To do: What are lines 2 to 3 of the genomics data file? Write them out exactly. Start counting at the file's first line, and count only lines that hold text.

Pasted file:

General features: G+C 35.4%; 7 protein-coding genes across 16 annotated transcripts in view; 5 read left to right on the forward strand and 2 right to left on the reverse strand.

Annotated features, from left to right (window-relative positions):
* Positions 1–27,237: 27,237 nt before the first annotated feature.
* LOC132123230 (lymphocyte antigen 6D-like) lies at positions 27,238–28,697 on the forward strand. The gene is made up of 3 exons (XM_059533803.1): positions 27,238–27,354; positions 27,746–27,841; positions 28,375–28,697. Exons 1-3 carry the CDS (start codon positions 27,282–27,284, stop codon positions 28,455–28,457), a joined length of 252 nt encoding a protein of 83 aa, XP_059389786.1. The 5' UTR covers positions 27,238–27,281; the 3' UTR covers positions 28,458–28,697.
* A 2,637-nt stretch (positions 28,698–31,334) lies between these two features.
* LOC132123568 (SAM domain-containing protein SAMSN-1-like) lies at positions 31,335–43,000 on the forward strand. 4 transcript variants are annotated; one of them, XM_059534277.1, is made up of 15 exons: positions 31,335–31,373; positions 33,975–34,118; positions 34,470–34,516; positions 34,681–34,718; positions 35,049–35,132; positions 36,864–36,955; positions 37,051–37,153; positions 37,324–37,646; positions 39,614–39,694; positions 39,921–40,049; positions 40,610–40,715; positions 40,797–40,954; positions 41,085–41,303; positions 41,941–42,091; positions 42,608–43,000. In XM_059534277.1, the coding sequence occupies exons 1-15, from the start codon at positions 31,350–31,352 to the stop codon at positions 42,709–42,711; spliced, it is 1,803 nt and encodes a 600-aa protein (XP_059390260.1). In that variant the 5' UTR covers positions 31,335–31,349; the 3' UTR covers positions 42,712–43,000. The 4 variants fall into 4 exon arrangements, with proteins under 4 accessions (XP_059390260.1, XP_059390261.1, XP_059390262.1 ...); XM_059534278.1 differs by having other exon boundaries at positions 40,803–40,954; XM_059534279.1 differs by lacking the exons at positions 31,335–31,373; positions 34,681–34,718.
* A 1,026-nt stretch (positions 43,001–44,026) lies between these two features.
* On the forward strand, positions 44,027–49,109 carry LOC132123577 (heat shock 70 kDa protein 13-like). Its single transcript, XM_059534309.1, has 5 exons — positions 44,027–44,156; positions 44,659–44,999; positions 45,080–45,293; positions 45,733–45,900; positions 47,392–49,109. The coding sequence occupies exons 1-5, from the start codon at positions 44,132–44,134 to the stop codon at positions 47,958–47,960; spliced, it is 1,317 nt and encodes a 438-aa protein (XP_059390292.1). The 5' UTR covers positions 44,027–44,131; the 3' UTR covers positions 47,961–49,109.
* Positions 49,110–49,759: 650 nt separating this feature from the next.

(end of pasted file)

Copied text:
Annotated features, from left to right (window-relative positions):
* Positions 1–27,237: 27,237 nt before the first annotated feature.